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United States Statutes at Large


Source: http://en.wikipedia.org/wiki/United_States_Statutes_at_Large
Updated: 2017-07-22T17:09Z
United States Statutes at Large
File:United States Statutes at Large Volume 125.djvu
Title page of volume 125
TypeSession laws, official journal and treaty series
PublisherOffice of the Federal Register
Founded1845 (1845)
LanguageEnglish
HeadquartersUnited States

The United States Statutes at Large, commonly referred to as the Statutes at Large and abbreviated Stat., are an official record of Acts of Congress and concurrent resolutions passed by the United States Congress. Each act and resolution of Congress is originally published as a slip law, which is classified as either public law (abbreviated Pub.L.) or private law (Pvt.L.), and designated and numbered accordingly. At the end of a Congressional session, the statutes enacted during that session are compiled into bound books, known as "session law" publications. The session law publication for U.S. Federal statutes is called the United States Statutes at Large. In that publication, the public laws and private laws are numbered and organised in chronological order.[1] U.S. Federal statutes are published in a three-part process, consisting of slip laws, session laws (Statutes at Large), and codification (United States Code).

Codification

Today, large portions public laws are enacted as amendments to the United States Code. Once enacted into law, an Act will be published in the Statutes at Large and will add to, modify, or delete some part of the United States Code. Provisions of a public law that contains only enacting clauses, effective dates, and similar matters are not generally codified. Private laws also are not generally codified.

Some portions of the United States Code have been enacted as positive law and other portions have not been so enacted. In case of a conflict between the text of the Statutes at Large and the text of a provision of the United States Code that has not been enacted as positive law, the text of the Statutes at Large takes precedence.[2]

History

A few volumes of the Statutes at Large

Publication of the United States Statutes at Large began in 1845 by the private firm of Little, Brown and Company under authority of a joint resolution of Congress. During Little, Brown and Company's time as publisher, Richard Peters (Volumes 1–8), George Minot (Volumes 9–11), and George P. Sanger (Volumes 11–17) served as editors.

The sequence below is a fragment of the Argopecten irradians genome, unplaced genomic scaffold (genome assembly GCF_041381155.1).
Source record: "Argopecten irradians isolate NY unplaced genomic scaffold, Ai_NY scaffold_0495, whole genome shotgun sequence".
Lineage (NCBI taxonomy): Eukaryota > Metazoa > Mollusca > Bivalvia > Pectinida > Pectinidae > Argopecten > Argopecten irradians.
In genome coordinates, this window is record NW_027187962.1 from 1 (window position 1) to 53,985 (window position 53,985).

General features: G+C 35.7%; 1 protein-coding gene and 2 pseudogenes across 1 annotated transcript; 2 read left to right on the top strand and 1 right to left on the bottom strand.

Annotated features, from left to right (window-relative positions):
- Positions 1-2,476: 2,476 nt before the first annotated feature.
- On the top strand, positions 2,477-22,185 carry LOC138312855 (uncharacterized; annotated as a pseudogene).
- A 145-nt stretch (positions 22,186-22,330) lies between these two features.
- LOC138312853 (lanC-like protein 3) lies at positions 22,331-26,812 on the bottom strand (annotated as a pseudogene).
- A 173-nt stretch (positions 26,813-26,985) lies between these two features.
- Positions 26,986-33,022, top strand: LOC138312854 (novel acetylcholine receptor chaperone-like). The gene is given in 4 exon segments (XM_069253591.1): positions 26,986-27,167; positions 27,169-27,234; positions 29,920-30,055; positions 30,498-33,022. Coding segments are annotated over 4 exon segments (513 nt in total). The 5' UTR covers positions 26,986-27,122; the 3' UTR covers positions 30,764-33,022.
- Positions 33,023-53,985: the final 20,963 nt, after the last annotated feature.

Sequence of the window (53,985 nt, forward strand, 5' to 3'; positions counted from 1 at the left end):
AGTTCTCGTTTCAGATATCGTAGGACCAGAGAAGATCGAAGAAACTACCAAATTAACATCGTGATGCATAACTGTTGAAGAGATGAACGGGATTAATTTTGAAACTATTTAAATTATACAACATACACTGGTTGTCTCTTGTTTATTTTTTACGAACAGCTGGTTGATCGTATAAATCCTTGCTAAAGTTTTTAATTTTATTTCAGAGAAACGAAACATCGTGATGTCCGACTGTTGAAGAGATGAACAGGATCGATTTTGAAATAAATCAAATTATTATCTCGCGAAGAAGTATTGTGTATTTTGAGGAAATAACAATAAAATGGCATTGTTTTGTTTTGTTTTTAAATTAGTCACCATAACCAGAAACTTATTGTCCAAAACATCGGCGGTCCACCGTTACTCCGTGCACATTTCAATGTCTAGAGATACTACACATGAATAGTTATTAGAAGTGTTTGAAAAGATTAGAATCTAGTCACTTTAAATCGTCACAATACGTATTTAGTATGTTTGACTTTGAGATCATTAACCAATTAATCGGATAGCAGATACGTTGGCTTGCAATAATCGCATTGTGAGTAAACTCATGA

In 1874, Congress transferred the authority to publish the Statutes at Large to the Government Printing Office under the direction of the Secretary of State.

Pub.L. 80–278, 61 Stat. 633, was enacted July 30, 1947 and directed the Secretary of State to compile, edit, index, and publish the Statutes at Large. Pub.L. 81–821, 64 Stat. 980, was enacted September 23, 1950 and directed the Administrator of General Services to compile, edit, index, and publish the Statutes at Large. Since 1985 the Statutes at Large have been prepared and published by the Office of the Federal Register (OFR) of the National Archives and Records Administration (NARA).[3]

Until 1948, all treaties and international agreements approved by the United States Senate were also published in the set, but these now appear in a publication titled United States Treaties and Other International Agreements, abbreviated U.S.T. In addition, the Statutes at Large includes the text of the Declaration of Independence, Articles of Confederation, the Constitution, amendments to the Constitution, treaties with Indians and foreign nations, and presidential proclamations.

Sometimes very large or long Acts of Congress are published as their own volume of the Statutes at Large. For example, the Internal Revenue Code of 1954 was published as volume 68A of the Statutes at Large (68A Stat. 3).

See also

Notes

  1. ^ Public and Private Laws: About, United States Government Printing Office, retrieved 2009-11-20, At the end of each session of Congress, the slip laws are compiled into bound volumes called the Statutes at Large, and they are known as 'session laws.' 
  2. ^ See generally 1 U.S.C. § 112.
  3. ^ Statutes at Large: About

Further reading

External links

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